By Andrew J. Bacevich
WITH Barack Obama's election to the presidency, the evangelical moment in US foreign policy has come to an end. The United States remains a nation of believers, with Christianity the tradition to which most Americans adhere. Yet the religious sensibility informing American statecraft will no longer find expression in an urge to launch crusades against evil-doers.
Like our current president, Obama is a professed Christian. Yet whereas George W. Bush once identified Jesus Christ himself as his favorite philosopher, the president-elect is an admirer of Reinhold Niebuhr, the renowned Protestant theologian.
Faced with difficult problems, conservative evangelicals ask WWJD: What would Jesus do? We are now entering an era in which the occupant of the Oval Office will consider a different question: What would Reinhold do?
During the middle third of the last century, Niebuhr thought deeply about the complexities, moral and otherwise, of international politics. Although an eminently quotable writer, his insights do not easily reduce to a sound-bite or bumper sticker.
At the root of Niebuhr's thinking lies an appreciation of original sin, which he views as indelible and omnipresent. In a fallen world, power is necessary, otherwise we lie open to the assaults of the predatory. Yet since we too number among the fallen, our own professions of innocence and altruism are necessarily suspect. Power, wrote Niebuhr, "cannot be wielded without guilt, since it is never transcendent over interest." Therefore, any nation wielding great power but lacking self-awareness - never an American strong suit - poses an imminent risk not only to others but to itself.
Here lies the statesman's dilemma: You're damned if you do and damned if you don't. To refrain from resisting evil for fear of violating God's laws is irresponsible. Yet for the powerful to pretend to interpret God's will qualifies as presumptuous. To avert evil, action is imperative; so too is self-restraint. Even worthy causes pursued blindly yield morally problematic results.
Niebuhr specialized in precise distinctions. He supported US intervention in World War II - and condemned the bombing of Hiroshima and Nagasaki that ended that war. After 1945, Niebuhr believed it just and necessary to contain the Soviet Union. Yet he forcefully opposed US intervention in Vietnam.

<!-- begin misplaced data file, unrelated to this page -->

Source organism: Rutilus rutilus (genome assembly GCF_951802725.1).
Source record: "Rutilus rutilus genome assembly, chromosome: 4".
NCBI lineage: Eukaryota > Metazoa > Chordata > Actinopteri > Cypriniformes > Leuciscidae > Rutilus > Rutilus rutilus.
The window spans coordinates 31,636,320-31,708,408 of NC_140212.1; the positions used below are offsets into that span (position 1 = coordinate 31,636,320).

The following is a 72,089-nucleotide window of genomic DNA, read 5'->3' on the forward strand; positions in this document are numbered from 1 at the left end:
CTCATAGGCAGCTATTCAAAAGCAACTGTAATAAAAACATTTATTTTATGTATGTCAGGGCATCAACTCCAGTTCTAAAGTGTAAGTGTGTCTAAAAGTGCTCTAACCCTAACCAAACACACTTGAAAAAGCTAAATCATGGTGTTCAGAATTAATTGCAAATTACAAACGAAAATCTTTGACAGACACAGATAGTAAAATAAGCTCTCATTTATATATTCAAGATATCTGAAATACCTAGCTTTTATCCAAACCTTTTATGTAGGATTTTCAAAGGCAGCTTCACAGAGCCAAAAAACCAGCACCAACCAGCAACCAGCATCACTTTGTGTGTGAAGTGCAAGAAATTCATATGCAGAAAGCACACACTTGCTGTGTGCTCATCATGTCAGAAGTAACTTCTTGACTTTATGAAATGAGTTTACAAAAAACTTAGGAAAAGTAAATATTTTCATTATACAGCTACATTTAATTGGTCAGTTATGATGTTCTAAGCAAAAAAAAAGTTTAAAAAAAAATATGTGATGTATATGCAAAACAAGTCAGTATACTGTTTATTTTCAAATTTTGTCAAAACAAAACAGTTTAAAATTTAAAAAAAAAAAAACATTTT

The vast claims of Bush's second inaugural - with the president discerning history's "visible direction, set by liberty and the Author of Liberty" - would have appalled Niebuhr, precisely because Bush meant exactly what he said. In international politics, true believers are more dangerous than cynics.
Grandiose undertakings produce monstrous byproducts. In the eyes of critics, Abu Ghraib and Guantanamo show that all of Bush's freedom talk is simply a lie. Viewed from a Niebuhrean perspective, they become the predictable if illegitimate offspring of Bush's convictions. Better to forget utopia, leaving it to God to determine history's trajectory.
On the stump, Obama did not sound much like a follower of Niebuhr. Campaigns reward not introspection, but simplistic reassurance: "Yes, we can!" Yet as the dust now settles, we might hope that the victor will sober up and rediscover his Niebuhrean inclinations. Sobriety in this case begins with abrogating what Niebuhr called "our dreams of managing history," triggered by the end of the Cold War and reinforced by Sept. 11. "The course of history," he emphasized, "cannot be coerced."
We've tried having a born-again president intent on eliminating evil. It didn't work. May our next president acknowledge the possibility that, as Niebuhr put it, "the evils against which we contend are frequently the fruits of illusions which are similar to our own." Facing our present predicament requires that we shed illusions about America that would have offended Jesus himself.
Obama has written that he took from reading Niebuhr "the compelling idea that there's serious evil in the world" along with the conviction that evil's persistence should not be "an excuse for cynicism and inaction." Yet Niebuhr also taught him that "we should be humble and modest in our belief we can eliminate those things." As a point of departure for reformulating US foreign policy, we could do a lot worse.
Andrew J. Bacevich, a professor of history and international relations at Boston University, is the author of "The Limits of Power: The End of American Exceptionalism."
© Copyright 2008 The New York Times Company